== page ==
I updated leadership with a series of informal reports throughout the project by way of Slack, emails and photos of sketches and affinity mapping results.
A formal report showed the results and suggestions from members of the entire company as well as my own recommendations for how to use and proceed with the research.
As I had come to the end of my contract, I left the research in the hands of the company leaders with a plan for a 50% improvement in process efficiency and some general suggestions for a change management plan. As the process was still a prototype and required time for testing, I recommended a checkpoint in three months to measure progress and work through any unexpected challenges.
Engaging the Youth Generation
This story was recently published on the OpenIDEO Stories Medium Page.
This project is a concept born and developed on OpenIDEO as a part of the Financial Empowerment Challenge. The idea takes the form of a grassroots youth campaign engaging our current generation of students, ages 17 and up, in open discussions in order to break down social taboos and change the way we think and communicate about money and financial stability. Full details and current status can be viewed here.
User experience research, collaborative brainstorming, mock ups, user maps, user scenarios, prototype testing and implementation planning.
A community minded concept that connects with an expansive youth demographic to foster a brighter financial future for current and upcoming generations.
The problem is broad. It strikes a a universal chord. We all need money to survive and thrive on this planet. It is at the core of our basic needs. However, many people around the world find themselves lacking the necessary education and support to build financial stability. The goal of this project is to develop a design solution that will tap the power of communities to extend the reach of financial education, resources and support, ultimately leading to a brighter financial future for everyone. "How might we use the power of communities to financially empower those who need it most?"
Inspired by another contributor's research on the Awesomeness of Credit Unions, I was reminded of a story I had heard of an awesome credit union in my home community. Chaco Credit Union is a bright spot in Ohio, an example of a credit union that puts its mission of “people helping people” into action through education programs and community-oriented services. How can their success be distilled, expanded, or channeled to inform a global solution?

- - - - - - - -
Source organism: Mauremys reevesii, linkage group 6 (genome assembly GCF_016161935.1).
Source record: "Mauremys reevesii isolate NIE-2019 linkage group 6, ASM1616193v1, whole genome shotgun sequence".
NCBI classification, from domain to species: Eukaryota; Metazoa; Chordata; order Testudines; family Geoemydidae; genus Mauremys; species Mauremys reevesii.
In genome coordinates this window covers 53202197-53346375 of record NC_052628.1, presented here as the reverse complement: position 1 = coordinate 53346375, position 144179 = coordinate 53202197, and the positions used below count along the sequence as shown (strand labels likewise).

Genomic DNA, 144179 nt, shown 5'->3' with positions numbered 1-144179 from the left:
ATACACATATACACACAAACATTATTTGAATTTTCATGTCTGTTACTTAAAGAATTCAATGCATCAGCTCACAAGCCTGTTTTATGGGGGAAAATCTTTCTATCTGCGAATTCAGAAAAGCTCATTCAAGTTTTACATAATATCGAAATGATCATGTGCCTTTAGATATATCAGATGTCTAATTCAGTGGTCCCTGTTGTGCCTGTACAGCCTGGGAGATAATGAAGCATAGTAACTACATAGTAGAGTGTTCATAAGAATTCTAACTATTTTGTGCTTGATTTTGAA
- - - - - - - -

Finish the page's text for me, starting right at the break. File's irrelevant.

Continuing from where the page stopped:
With the kind cooperation of Chaco Credit Union, I began my research contribution with a series of SME interviews with four Chaco leaders. Over the course of the meetings, four main themes began to surface:
Empowerment, specifically how Chaco empowers the community through investments and a member-run business model.
Programs & Services, for example, two education initiatives for teens and adults, a new budgeting app and second chance checking.
Collaboration with other community partners such as schools, churches and shelters.
Challenges they face in reaching the community, including lack of motivation to change, lack of volunteers and lack of interest.
The idea for a youth campaign came about when Chaco Credit Union Market Manager, Mitch Vocke, mentioned "Rock the Vote" as an example of a successful movement that got young people motivated and interested in a subject they were previously not engaging with. The concept is rooted in the idea that by tapping into students, we can potentially change the stigma around money-talk, build a generation of financially responsible adults and get people excited to learn how to take control of their financial health.
Over the course of the first month, after the general idea was presented on the open forum interested contributors began to gravitate the idea. Energy began to build around the idea and the concept began to grow and expand rapidly. Brainstorming in the form of online comments and suggestions led to the development of specific structures, engagement tactics and prototypes, including a quick loop of feedback between the virtual team and a high school classroom.